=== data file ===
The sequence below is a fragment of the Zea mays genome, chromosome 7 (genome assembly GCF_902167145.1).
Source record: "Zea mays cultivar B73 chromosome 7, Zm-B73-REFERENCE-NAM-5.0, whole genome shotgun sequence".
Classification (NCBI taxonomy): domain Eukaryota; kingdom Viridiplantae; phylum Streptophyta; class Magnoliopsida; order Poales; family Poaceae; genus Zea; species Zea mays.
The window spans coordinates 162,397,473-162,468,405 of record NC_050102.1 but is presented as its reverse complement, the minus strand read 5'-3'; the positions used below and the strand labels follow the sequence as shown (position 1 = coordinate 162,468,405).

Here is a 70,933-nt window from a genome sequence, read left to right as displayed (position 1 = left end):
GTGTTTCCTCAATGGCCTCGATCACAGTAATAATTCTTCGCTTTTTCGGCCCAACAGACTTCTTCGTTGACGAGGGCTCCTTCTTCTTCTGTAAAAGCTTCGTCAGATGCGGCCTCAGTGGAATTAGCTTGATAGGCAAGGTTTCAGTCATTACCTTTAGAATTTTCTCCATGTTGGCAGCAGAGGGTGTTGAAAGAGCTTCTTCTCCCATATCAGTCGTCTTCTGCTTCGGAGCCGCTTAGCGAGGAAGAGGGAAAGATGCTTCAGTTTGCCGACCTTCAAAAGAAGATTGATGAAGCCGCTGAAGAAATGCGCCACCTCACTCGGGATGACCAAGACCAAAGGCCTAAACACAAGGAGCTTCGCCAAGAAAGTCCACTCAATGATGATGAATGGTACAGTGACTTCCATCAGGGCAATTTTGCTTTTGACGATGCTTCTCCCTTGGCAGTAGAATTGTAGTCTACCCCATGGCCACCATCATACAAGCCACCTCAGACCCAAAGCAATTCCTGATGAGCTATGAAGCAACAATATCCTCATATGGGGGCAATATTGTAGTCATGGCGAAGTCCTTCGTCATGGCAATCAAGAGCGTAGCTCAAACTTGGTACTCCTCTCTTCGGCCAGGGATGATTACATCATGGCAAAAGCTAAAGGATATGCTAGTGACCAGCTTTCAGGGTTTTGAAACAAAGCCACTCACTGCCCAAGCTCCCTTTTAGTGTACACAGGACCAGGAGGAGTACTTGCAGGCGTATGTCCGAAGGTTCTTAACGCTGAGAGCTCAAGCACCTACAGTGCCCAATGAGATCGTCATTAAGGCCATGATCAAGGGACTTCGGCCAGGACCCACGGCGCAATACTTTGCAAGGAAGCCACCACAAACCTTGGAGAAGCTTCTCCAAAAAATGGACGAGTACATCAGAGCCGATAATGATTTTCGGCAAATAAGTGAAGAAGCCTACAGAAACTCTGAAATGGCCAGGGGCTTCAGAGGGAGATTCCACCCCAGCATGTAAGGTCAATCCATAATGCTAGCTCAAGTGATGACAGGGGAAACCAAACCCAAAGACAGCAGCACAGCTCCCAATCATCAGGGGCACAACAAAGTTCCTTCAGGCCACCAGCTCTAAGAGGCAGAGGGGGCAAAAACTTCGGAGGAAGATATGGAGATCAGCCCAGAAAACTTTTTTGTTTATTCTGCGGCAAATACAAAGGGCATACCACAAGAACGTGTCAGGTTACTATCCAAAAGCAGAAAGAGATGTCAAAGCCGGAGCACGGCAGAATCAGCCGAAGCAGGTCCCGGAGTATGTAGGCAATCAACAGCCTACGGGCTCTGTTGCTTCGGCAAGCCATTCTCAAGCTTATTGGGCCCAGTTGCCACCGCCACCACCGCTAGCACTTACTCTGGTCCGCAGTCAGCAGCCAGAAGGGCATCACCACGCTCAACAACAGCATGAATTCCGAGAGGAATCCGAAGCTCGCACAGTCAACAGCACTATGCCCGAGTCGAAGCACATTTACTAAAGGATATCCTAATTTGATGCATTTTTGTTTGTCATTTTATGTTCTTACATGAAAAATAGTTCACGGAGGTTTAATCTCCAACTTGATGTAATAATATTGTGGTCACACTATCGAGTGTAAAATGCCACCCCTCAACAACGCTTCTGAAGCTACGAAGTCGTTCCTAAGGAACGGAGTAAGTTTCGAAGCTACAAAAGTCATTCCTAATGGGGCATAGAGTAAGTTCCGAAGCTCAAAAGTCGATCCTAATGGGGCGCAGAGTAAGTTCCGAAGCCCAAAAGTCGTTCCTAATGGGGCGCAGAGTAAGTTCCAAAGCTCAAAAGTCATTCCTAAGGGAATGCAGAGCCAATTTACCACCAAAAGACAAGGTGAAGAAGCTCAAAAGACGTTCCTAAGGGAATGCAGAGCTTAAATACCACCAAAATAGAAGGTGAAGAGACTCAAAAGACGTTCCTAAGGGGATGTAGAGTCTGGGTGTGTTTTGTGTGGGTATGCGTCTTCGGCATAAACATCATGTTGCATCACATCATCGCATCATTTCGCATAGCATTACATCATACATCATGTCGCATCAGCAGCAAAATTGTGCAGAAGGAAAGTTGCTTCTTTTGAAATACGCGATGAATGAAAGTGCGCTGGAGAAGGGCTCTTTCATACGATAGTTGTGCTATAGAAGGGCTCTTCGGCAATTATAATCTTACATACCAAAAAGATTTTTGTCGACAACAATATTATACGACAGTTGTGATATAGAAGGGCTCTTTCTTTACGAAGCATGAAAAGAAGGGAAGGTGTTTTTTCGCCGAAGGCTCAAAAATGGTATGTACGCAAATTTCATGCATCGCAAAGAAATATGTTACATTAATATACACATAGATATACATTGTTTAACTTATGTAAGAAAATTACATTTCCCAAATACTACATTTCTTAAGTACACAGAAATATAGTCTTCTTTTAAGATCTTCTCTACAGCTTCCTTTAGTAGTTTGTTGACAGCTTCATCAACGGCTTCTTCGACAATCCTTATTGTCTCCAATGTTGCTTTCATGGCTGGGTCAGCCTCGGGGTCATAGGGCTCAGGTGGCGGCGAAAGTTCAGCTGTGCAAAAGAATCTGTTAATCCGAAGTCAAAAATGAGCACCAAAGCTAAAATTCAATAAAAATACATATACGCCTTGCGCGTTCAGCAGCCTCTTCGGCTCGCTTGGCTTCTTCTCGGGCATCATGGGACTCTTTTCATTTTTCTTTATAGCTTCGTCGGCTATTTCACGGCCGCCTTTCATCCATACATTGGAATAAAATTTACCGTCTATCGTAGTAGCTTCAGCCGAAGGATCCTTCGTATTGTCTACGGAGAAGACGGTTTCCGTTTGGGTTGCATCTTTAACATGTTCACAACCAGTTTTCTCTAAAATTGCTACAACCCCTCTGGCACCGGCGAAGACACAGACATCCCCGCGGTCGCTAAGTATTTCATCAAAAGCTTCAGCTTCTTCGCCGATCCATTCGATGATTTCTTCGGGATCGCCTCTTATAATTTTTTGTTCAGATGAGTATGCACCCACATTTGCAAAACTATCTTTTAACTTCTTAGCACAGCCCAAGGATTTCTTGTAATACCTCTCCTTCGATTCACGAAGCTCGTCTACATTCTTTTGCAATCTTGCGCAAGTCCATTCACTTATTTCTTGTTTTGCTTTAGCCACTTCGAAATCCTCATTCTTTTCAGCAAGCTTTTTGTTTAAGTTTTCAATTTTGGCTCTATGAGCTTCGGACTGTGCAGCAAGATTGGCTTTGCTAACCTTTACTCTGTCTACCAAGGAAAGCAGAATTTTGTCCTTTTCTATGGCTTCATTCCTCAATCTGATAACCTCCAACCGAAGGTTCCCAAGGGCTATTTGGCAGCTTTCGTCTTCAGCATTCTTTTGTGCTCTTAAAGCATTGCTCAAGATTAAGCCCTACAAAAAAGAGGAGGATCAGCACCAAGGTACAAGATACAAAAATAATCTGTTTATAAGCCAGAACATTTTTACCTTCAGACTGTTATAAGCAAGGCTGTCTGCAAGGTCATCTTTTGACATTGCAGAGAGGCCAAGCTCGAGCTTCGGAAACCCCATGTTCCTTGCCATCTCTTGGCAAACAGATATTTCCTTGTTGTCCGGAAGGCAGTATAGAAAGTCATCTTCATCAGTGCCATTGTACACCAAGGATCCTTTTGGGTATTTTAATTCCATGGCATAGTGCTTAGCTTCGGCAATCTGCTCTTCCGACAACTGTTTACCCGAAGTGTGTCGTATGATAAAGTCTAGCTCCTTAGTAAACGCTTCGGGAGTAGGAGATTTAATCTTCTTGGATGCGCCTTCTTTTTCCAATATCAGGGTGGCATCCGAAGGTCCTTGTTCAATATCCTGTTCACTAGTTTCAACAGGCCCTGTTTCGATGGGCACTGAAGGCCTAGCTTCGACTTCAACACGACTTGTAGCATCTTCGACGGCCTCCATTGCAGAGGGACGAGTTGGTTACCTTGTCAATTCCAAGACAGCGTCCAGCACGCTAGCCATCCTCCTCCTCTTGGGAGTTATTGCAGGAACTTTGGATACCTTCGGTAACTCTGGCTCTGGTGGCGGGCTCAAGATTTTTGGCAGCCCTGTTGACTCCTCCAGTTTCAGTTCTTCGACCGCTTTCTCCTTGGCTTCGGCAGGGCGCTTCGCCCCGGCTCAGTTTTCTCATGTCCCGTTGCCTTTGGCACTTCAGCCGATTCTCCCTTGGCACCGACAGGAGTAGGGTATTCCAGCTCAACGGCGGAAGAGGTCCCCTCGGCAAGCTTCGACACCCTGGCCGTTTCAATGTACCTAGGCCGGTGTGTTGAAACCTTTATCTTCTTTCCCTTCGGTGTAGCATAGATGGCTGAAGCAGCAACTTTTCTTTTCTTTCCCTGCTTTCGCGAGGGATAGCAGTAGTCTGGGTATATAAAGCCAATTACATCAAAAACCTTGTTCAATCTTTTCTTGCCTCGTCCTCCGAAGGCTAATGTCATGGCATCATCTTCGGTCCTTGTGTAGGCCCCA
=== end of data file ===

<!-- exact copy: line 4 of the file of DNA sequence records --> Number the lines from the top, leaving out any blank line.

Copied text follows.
The window spans coordinates 162,397,473-162,468,405 of record NC_050102.1 but is presented as its reverse complement, the minus strand read 5'-3'; the positions used below and the strand labels follow the sequence as shown (position 1 = coordinate 162,468,405).